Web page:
in the likelihood function (2) instead of Unfortunately, this procedure differs somewhat, depending on whether we know the underlying frequency or not. When the number of claims is known, the infinite sum in the likelihood function reduces to one term only (the observed frequency), which greatly simplifies the calculations. In the latter case, the presence of the infinite series makes the procedure complex. One way to approximate it is by recognizing a generalized Bessel function as shown inTwo approaches are explored to maximize the likelihood: direct estimation through the maximum likelihood estimators (ML) and the double generalized linear model (DGLM). First, the ML estimators are obtained through direct optimization of the likelihood function. This can be done with the use of a statistical package or by setting the first derivatives of the likelihood function equal to zero.
A DGLM comprises two distinct general linear submodels that are calibrated successively until global convergence is met. We usually define one submodel for the means and the other submodel for the variances. Both submodels communicate to each other through response variables. Depending on whether we know the frequency or not, the required response variables can be different. When the frequency is unknown, we have a joint meanvariance model that is part of the exponential dispersion family. This allows the use of the unit deviances of the means as a response for the variance submodel, which in turn generates the dispersion used to calibrate the exposures of the mean submodel.
On the other hand, when the number of claims is known, the joint meanvariance likelihood function simplifies in such a way that it unfortunately excludes the model from the exponential dispersion family. This disallows the use of straight unit deviances as response variables and thus triggers the need of a clever transformation to restore the DGLM framework (see Section 4.2.2).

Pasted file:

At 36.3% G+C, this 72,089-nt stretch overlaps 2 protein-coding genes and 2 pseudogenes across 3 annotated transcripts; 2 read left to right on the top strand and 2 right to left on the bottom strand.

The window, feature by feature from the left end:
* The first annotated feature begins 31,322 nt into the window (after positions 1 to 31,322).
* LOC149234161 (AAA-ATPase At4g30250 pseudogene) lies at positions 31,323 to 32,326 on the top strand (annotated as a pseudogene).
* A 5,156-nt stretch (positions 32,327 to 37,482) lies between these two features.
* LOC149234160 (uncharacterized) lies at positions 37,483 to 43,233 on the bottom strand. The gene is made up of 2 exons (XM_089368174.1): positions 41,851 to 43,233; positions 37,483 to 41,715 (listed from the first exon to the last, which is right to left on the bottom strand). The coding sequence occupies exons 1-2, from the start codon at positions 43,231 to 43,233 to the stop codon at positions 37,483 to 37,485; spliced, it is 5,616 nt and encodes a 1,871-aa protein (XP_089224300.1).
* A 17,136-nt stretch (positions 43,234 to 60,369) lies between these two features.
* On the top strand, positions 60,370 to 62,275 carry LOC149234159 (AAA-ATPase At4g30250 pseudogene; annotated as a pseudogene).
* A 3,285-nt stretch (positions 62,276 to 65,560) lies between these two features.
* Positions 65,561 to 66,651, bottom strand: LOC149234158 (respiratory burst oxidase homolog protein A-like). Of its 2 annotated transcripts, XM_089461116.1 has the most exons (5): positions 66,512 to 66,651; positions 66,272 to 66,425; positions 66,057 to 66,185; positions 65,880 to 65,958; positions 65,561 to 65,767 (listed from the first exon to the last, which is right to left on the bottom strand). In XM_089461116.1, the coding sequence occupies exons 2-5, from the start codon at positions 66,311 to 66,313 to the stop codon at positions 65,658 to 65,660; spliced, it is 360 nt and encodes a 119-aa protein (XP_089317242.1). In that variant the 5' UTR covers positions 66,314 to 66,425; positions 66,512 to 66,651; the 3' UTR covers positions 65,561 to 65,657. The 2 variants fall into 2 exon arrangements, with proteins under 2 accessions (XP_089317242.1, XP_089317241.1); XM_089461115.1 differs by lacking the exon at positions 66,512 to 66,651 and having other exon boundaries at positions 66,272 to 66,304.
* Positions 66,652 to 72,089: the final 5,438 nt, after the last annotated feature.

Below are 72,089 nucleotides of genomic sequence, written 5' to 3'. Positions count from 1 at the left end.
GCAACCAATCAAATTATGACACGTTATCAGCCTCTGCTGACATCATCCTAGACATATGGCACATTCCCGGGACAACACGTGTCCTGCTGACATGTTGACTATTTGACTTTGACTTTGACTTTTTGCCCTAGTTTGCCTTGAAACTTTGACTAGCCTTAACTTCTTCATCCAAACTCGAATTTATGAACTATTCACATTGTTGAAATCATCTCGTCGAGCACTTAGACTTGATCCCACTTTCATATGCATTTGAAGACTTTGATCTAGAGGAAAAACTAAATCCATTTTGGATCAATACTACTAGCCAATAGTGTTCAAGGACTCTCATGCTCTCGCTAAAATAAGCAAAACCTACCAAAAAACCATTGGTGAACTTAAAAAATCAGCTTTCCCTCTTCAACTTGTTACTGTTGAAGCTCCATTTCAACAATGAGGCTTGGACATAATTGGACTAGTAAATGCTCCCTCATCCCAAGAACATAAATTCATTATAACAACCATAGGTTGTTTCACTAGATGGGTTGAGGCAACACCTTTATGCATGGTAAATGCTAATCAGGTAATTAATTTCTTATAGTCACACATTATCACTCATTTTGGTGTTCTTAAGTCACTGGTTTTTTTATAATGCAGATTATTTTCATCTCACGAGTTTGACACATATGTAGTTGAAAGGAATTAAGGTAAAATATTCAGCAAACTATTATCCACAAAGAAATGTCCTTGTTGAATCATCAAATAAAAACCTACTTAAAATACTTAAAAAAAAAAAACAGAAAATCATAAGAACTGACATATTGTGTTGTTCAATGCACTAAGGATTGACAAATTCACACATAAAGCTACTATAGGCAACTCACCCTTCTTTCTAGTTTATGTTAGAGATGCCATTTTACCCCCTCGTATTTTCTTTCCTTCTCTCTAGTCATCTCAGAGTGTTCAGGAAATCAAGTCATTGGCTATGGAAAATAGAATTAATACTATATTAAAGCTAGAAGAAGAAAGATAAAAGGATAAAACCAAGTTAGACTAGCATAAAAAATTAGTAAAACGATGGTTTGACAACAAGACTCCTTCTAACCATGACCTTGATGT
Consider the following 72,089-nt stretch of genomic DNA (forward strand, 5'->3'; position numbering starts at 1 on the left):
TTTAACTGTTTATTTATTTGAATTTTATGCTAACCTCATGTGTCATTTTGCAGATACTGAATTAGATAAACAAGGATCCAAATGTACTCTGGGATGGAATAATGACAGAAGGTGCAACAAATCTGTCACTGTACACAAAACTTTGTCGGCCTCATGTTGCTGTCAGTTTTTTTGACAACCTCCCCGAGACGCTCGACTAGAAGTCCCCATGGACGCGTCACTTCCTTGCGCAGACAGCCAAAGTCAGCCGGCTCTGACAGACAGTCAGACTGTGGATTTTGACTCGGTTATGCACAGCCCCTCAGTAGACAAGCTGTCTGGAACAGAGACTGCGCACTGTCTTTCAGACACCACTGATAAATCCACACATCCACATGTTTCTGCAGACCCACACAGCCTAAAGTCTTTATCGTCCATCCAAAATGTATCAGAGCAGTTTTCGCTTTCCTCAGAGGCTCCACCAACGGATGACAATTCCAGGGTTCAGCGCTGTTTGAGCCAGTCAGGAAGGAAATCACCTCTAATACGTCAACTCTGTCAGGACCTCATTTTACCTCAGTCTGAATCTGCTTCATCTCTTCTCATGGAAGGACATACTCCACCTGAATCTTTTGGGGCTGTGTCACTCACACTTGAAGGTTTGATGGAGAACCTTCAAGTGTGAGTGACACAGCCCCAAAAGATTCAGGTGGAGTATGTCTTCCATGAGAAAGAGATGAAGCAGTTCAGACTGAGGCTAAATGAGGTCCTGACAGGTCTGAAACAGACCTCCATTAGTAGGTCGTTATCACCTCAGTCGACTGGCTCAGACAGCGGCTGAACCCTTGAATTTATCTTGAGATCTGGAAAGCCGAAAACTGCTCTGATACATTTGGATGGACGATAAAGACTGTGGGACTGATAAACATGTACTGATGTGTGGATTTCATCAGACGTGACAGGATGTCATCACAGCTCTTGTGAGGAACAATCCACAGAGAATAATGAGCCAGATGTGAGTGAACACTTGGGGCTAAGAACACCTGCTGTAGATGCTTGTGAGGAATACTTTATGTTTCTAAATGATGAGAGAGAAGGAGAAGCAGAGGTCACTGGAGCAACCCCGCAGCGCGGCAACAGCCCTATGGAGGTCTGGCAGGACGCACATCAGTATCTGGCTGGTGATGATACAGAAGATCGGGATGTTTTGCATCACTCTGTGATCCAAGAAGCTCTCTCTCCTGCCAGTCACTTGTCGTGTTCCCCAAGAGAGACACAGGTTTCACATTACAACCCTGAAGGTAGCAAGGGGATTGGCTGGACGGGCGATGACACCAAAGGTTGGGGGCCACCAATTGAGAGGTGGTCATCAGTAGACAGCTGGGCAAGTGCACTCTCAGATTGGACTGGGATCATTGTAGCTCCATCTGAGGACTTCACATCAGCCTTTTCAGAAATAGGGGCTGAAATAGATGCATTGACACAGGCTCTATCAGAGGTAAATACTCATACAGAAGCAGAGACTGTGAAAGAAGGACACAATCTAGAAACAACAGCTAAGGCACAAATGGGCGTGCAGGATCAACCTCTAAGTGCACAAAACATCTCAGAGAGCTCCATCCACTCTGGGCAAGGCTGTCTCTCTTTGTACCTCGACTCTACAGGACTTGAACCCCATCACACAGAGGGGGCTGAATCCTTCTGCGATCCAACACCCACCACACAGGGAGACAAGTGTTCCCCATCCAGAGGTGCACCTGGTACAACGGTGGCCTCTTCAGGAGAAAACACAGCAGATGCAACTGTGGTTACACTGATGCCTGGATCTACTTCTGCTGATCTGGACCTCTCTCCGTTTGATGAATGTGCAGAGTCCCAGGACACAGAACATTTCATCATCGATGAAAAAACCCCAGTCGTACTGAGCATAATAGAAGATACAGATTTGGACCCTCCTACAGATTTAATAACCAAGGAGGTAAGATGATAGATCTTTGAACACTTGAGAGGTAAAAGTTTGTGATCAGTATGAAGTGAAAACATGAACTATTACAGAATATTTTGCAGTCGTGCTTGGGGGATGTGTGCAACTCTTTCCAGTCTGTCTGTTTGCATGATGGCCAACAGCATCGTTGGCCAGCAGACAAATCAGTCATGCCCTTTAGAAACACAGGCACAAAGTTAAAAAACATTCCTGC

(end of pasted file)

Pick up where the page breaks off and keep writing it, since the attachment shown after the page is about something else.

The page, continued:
Since the ML and the DGLM aim for the same objective, their optimal parameters are usually very alike or even exactly the same. In fact, in an unknown frequency framework, since an approximation for the likelihood is required, the results might not be exactly the same as the ML. On the other hand, when the number of claims is known, the ML and DGLM give exactly the same results, as there is no approximation at all (see Section 4.2.2).
Models with a flexible variance structure are more prone to have technical difficulties such as overparametrization, as foreshadowed in Wüthrich (2003) (Section 4.2). For example, one often cannot use explicit variance parameters near the ends of the triangle because the observations get scarce. Therefore, one should either regroup the last few lines together, or use tendency parameters instead (Hoerl’s curve). Additionally, one should be aware of the possible bias created when regrouping the last lines of the triangle together. Since the means are disproportionably well estimated near the ends of the triangle, the dispersion might be somewhat flawed in these regions.
4.2. Estimation with a known frequency
4.2.1. Maximum likelihood estimation
The maximum likelihood estimates are obtained through direct optimization of the likelihood function. Using Equation (2.2) and known frequency
the loglikelihood function becomes:l=∑i,jri,jlog((wi,j/ϕi,j)ν+1yνi,j(p−1)ν(2−p))−log(ri,j!Γ(ri,jν)yi,j)+wi,jϕi,j(yi,jμ1−pi,j1−p−μ2−pi,j2−p).